Yellow Peril by Tze Ming Mok

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Yellow Peril: Well, you all asked them for a 'national' vision...

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  • Emma Hart,

    Metiria Turei is Maori and has much better and more thought out policies, IMHO.

    I have a friend who switched over to the Maori roll after Georgina Beyer stood down in the Wairarapa. She now splits her vote, and I had thought that was what a lot of people on the Maori roll do, despite wandering reporters asking people at Ratana which one party they vote for. After examining every party's treaty policies at the last election, she party-voted Green.

    Christchurch • Since Nov 2006 • 4651 posts Report Reply

  • Katie Brockie,

    I remember the good old PEP schemes. I was employed to be an actor and general all-round performer when the Arts Centre in Wgtn was set up in the late 70s, early 80s. There were heaps of talented people there - musicians, artists and performers, many of whom are now cherished kiwi institutions.
    That was a brilliant scheme. It actually employed us to create shows, music and art and perform in the community.It sounds hideously hippyish, but it launched lots of people on to their careers.

    Dunedin • Since Nov 2006 • 19 posts Report Reply

  • Tze Ming Mok,

    Here's an email from a Maori roll voter in Tamaki Makaurau:

    I don't expect the work-for-dole concept to survive debate on the marae, which according to Maori Party tikanga anyway, should occur before the MP's drop a vote on it in the House, or confirm it as an Official Party Policy. Pita will listen, and I would be very surprised if he or the Maori Party will push the work-for-dole idea very far.

    I agree with you - the trail leads back to something like the Community Employment Group. The Brash time-warp may have put us back a few years, but if Pita wants to cut the benefit-depedency strings, Iwi-based community development & employment projects promise more for Maori and NZ than work-for-dole (a tired and suckful idea that doesn't work for all the reasons you and others have pointed out).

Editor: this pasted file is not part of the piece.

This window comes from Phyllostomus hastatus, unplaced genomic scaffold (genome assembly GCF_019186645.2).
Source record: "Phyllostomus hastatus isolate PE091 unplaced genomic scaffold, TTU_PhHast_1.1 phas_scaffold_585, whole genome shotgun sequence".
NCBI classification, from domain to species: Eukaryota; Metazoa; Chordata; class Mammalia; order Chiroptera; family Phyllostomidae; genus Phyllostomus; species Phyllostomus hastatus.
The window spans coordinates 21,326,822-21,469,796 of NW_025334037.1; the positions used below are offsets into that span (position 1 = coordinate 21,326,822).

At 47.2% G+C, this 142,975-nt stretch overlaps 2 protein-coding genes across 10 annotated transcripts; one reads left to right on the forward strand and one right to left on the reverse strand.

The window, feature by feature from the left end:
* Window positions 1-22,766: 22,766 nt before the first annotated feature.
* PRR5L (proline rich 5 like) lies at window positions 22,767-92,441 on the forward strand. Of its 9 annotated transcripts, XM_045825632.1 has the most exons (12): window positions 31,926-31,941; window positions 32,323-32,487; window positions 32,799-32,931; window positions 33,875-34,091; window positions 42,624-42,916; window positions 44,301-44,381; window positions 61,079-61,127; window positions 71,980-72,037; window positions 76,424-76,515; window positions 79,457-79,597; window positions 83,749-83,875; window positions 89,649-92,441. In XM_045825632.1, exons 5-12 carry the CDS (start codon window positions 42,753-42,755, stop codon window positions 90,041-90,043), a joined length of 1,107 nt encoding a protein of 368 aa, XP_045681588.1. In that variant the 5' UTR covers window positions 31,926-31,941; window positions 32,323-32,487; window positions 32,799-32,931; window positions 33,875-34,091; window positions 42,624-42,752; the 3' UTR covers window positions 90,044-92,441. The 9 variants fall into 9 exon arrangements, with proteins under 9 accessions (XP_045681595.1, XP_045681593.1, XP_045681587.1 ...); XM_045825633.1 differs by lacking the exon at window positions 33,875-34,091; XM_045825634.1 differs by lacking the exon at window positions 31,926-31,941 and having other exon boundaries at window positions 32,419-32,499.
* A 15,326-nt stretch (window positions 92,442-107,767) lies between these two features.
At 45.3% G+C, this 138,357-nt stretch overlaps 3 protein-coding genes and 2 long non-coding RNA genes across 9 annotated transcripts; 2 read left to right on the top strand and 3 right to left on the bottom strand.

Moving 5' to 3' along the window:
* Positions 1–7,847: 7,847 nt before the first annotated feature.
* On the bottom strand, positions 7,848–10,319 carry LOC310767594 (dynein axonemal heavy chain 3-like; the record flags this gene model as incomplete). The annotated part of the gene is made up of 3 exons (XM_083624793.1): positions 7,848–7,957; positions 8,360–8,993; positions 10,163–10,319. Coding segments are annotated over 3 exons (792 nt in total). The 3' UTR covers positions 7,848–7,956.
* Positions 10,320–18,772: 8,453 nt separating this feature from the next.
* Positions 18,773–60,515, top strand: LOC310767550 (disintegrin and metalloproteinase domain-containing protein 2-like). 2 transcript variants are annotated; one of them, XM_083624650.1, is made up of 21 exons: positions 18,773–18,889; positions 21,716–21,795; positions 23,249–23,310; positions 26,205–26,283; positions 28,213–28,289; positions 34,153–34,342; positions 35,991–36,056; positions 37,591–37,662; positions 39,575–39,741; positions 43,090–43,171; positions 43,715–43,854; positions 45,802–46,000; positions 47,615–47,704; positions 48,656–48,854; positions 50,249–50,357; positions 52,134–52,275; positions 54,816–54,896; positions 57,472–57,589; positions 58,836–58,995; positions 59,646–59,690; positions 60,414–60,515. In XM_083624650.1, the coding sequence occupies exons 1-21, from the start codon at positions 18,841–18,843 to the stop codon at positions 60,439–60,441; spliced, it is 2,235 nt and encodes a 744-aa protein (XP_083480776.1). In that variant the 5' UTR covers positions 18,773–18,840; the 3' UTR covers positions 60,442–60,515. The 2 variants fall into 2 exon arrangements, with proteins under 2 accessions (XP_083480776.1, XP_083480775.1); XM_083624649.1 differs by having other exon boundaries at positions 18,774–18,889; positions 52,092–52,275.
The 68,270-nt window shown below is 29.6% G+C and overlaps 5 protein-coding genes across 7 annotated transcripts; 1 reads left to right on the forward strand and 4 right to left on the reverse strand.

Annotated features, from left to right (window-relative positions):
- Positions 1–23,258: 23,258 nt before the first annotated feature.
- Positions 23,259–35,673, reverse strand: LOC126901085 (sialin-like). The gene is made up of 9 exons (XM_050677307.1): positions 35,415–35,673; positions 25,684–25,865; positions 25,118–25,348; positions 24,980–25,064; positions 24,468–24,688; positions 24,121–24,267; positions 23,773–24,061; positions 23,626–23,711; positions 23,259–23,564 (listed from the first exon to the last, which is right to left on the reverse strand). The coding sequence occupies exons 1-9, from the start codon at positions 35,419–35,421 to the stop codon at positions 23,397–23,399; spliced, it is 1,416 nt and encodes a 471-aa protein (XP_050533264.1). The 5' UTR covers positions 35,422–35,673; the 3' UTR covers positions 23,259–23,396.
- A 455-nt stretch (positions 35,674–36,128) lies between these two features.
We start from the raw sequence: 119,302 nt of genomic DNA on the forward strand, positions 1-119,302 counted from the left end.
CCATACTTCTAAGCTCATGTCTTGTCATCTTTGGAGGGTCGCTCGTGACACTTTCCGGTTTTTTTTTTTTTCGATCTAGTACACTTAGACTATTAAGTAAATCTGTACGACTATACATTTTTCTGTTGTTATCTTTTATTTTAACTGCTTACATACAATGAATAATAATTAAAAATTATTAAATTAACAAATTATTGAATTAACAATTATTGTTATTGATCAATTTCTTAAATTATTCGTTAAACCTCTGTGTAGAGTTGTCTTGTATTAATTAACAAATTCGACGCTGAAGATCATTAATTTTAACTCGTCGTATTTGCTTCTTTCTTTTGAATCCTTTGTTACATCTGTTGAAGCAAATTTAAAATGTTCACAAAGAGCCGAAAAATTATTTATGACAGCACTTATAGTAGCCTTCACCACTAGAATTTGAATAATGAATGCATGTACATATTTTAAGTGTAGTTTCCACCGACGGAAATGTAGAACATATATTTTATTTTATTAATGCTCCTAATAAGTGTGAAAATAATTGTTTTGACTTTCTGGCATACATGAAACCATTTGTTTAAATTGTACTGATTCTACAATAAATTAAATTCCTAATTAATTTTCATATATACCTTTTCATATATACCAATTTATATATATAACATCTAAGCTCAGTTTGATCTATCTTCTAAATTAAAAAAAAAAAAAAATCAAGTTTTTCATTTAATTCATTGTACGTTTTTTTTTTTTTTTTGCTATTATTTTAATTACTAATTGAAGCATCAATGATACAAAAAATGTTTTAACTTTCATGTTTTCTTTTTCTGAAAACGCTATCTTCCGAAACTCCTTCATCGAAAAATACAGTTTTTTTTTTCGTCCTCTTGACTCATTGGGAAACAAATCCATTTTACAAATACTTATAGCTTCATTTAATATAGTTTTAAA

As for the Maori Party swinging right, left, up, down, wherever; they'll go where they're told... I think. And I don't think Maori are currently inclined to demand right-wing policies. Maybe one day, but not just yet.

    For my part I'll be telling Pita: "No work-for-dole, Yes iwi-based community development and employment projects".

    SarfBank, Lunnin' • Since Nov 2006 • 154 posts Report Reply

  • Manakura,

    I don't quite see why Maori need to feel obliged to vote for the Maori Party against their political judgment

    You misunderstand, voting with Maori Party is not some obligation to support the resistance or something. It adheres with my best political judgement because i agree more than I disagree with what the Maori Party has done/said. Isn't it the same for everyone? How many people would vote again for Helen Clark and/or Labour but disagree with say, the handling of the Ahmed Zaoui saga?

    Here's an email from a Maori roll voter in Tamaki Makaurau

    Ae, Kai te tika korero tena. This is what I was inelegantly trying to say about Papa Pita - I don't agree with everything he does but his integrity and mana ensures my continued support. I 'm pretty sure that if the people give a resounding no he and the rest of the party will listen.

    Of course he's a politician - running for election makes you a politician straight away.

    Thanks for that insight into Papa Pita's job title, to make it painfully obvious - politician in the context of my comment meant 'person who will sacrifice ideals, sense of justice and propreity to focus group polling and career ambition'.